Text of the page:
9. The final decree which is the subject of this appeal was entered on February 6, 1973, and it included declarations and orders to the effect that (1) the apartments which the plaintiffs propose to construct must conform with the lot area, parking space and site plan approval requirements in the zoning by-law imposed by the 1970 and 1971 amendments, and currently in effect, and (2) subject to these requirements, the plaintiffs "are entitled . . . to construct apartments on said land for a period of three years from March 10, 1970." [Note 3] The decree is correct in so far as these first two paragraphs are concerned.

Because the zoning by-law had been further amended in 1971 by deleting the word "apartment" from the list of uses permitted in a general business district, the final decree contained an order apparently designed to protect the plaintiffs in their right to construct a total of up to 435 apartment units on the locus in the event this court upheld their contentions on the interpretation of G. L. c. 40A, Section 7A, and also designed to protect the town in the event its contentions were upheld.

The decree essentially provided that pending review of the case by the full court the town shall issue building permits to

Page 263

the plaintiffs for as many apartments "as were permitted by the zoning by-laws in effect on March 10, 1970," and that the plaintiffs could take such action under the permits as is necessary to preserve their validity; but that any work commenced should not exceed $2,500 in total cost without a further order of the court, and the work would be at the plaintiffs' risk and subject to orders for removal if the court may deem it appropriate. [Note 4]

It follows from our holdings above that the maximum number of apartment units which the plaintiffs are entitled to build on the locus is 203. If they have not been granted permits for that number they are entitled to apply for and receive a number which in addition to those already received will amount to that total of 203. If they have received a permit or permits for more than 203 apartment units to be constructed on the locus, the permits in excess of 203 should be declared null and void. If the plaintiffs have started construction on apartment units in excess of 203 on the locus, the construction on the excess must cease and the partial construction thereof be removed.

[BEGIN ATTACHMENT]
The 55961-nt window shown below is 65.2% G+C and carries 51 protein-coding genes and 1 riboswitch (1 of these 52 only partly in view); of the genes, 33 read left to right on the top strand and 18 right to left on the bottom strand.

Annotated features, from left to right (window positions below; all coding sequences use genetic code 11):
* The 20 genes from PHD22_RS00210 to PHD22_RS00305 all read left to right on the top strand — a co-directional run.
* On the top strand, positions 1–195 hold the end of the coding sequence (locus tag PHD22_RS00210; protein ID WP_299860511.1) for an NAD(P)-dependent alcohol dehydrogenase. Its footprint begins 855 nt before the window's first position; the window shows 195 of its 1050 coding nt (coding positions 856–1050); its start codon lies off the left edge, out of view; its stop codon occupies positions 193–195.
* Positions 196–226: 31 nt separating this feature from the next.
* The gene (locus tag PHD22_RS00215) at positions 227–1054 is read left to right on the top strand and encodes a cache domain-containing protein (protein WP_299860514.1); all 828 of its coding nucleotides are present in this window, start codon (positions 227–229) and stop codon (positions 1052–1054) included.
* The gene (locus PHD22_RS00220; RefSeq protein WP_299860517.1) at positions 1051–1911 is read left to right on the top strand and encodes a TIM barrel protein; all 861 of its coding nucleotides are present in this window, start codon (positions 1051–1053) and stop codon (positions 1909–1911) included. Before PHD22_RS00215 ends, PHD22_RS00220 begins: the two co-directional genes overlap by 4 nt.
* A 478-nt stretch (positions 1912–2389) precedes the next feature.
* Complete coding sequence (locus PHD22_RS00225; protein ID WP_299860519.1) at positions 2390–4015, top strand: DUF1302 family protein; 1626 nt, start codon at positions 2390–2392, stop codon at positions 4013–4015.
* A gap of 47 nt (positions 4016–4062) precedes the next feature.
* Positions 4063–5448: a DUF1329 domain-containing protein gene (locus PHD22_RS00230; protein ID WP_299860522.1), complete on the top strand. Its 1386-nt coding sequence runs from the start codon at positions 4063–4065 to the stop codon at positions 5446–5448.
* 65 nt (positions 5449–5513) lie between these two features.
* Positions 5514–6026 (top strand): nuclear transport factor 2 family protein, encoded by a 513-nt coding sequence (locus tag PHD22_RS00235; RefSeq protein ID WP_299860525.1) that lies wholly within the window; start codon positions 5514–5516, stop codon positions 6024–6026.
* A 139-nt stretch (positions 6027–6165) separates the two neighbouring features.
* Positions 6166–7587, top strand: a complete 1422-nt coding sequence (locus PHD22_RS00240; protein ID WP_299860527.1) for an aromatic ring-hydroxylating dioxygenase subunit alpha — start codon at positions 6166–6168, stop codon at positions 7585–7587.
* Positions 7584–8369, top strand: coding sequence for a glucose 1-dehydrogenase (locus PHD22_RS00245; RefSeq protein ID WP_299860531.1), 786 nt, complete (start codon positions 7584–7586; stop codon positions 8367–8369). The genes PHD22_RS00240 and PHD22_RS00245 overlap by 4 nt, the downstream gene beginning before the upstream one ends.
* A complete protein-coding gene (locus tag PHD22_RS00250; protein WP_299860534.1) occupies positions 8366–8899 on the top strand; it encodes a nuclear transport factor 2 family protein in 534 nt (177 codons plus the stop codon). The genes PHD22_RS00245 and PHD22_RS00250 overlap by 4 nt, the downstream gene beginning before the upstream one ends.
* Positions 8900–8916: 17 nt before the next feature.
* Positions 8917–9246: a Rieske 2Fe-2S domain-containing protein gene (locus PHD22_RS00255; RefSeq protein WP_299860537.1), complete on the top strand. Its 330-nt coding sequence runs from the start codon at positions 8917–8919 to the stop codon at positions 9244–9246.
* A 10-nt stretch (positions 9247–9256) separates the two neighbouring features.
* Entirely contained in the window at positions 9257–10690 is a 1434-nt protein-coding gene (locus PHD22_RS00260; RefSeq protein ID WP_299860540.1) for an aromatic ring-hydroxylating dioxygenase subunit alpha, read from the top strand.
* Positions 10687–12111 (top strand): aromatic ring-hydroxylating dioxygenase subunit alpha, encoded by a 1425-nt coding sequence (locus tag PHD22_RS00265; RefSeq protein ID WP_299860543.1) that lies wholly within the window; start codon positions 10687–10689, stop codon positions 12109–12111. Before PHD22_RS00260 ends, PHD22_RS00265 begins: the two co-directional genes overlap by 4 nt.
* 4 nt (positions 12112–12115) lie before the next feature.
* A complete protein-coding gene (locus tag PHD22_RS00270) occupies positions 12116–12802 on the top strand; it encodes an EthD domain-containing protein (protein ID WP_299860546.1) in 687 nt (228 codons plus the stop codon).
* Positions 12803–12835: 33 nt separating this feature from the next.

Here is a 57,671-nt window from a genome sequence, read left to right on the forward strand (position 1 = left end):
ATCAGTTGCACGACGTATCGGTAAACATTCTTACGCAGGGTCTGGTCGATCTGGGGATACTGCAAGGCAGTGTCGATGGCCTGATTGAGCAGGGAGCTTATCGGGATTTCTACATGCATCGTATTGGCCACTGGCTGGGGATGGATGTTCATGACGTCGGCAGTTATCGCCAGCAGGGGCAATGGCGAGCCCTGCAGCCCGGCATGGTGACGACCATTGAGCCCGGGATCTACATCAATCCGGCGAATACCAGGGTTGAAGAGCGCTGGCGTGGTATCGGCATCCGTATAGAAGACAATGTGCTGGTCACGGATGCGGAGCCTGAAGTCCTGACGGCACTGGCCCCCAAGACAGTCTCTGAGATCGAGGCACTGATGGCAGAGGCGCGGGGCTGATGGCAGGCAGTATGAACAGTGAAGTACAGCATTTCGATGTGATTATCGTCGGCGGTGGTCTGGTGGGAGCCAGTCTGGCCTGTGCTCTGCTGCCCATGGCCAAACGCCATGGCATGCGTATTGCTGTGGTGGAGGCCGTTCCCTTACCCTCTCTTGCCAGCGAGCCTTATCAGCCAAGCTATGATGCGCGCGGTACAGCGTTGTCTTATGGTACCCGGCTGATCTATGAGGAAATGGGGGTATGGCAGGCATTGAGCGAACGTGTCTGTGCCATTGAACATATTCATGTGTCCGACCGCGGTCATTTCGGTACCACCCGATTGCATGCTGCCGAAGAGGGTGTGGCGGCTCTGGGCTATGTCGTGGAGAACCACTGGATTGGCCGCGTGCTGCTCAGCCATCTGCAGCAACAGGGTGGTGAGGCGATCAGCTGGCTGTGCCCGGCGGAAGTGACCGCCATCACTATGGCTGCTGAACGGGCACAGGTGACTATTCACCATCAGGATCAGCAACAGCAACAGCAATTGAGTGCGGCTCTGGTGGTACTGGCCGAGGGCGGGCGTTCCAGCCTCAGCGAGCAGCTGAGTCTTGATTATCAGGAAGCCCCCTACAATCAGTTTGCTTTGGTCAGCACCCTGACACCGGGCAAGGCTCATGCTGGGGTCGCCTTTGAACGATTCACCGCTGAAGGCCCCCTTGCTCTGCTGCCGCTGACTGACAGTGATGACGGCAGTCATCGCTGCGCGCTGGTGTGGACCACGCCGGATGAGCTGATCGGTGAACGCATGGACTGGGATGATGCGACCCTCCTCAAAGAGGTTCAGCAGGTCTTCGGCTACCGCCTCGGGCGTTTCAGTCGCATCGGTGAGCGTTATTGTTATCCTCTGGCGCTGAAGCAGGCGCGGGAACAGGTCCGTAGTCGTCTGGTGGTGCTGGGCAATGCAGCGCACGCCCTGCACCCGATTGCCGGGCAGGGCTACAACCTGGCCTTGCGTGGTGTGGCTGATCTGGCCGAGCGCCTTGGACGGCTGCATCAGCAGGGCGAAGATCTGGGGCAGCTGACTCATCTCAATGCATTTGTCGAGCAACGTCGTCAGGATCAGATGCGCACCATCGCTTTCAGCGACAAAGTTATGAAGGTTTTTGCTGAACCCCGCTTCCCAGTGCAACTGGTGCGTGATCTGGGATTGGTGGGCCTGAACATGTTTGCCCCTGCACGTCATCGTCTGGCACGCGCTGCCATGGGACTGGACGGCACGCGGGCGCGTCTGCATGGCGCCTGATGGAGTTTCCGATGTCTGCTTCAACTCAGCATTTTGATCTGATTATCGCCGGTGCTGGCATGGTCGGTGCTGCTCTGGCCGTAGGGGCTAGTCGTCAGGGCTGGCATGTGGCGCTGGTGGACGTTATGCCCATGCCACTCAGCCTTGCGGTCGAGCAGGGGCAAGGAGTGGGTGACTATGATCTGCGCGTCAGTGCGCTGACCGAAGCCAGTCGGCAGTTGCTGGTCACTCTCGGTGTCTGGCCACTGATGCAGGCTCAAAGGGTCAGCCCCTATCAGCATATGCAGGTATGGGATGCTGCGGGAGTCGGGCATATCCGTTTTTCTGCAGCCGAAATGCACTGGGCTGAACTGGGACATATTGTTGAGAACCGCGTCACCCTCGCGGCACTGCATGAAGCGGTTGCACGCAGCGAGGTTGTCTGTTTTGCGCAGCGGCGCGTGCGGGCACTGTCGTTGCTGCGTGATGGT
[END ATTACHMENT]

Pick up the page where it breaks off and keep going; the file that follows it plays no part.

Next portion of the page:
The final decree is affirmed as to the first two paragraphs thereof. When entering the final decree the single justice anticipated that the third paragraph thereof would require modification after the decision of the case by the full court. The case is therefore remanded to the single justice for the modification of the third paragraph of the decree consistent

Page 264

with this decision and the changes which have occurred since the entry of the decree.

So ordered.


FOOTNOTES

[Note 1] General Laws c. 41, Section 81L, inserted by St. 1953, c. 674, Section 7, as amended through St. 1965, c. 61, defines the word "subdivision" to mean in part "the division of a tract of land into two or more lots . . .; provided, however, that the division of a tract of land into two or more lots shall not be deemed to constitute a subdivision within the meaning of the subdivision control law if, at the time when it is made, every lot within the tract so divided has frontage on . . . a public way . . .." The locus as shown on the plan in question had such a frontage.

[Note 2] This provision was first adopted in 1970 but was then applicable only to business and industrial buildings and uses.

[Note 3] The decree in part reads as follows: "1. The apartments proposed to be constructed on land within the B-1 General Business District Zone [the locus] as described in the Statement of Agreed Facts must conform to the applicable lot area, parking space and site plan approval requirements of the zoning by-law of the Town of Acton presently in effect and more particularly described in paragraph 12 of the Statement of Agreed Facts and Exhibits C-1, C-2, C-3 and C-4 appended thereto. 2. Subject to such requirements, the . . . [plaintiffs] are entitled under G. L. c. 40A, Section 7A, to construct apartments on said land for a period of three years from March 10, 1970."

[Note 4] "3. Pending review of this cause by the full court the Town shall issue building permits to the . . . [plaintiffs] for the construction of so many apartments as were permitted by the zoning by-laws in effect on March 10, 1970, and for which applications have been filed with the Building Inspector, subject to approval by the Board of Health of sewage disposal systems for said apartments. The . . . [plaintiffs] may take such action under these building permits as may be necessary to preserve the validity of the permits. Any such work shall be done at the risk of the . . . [plaintiffs] and shall be subject to such further orders for the removal of such work and the restoration of the land as the full court or this court may deem appropriate. Such work shall not exceed $2,500 in total cost, except by further order of the court."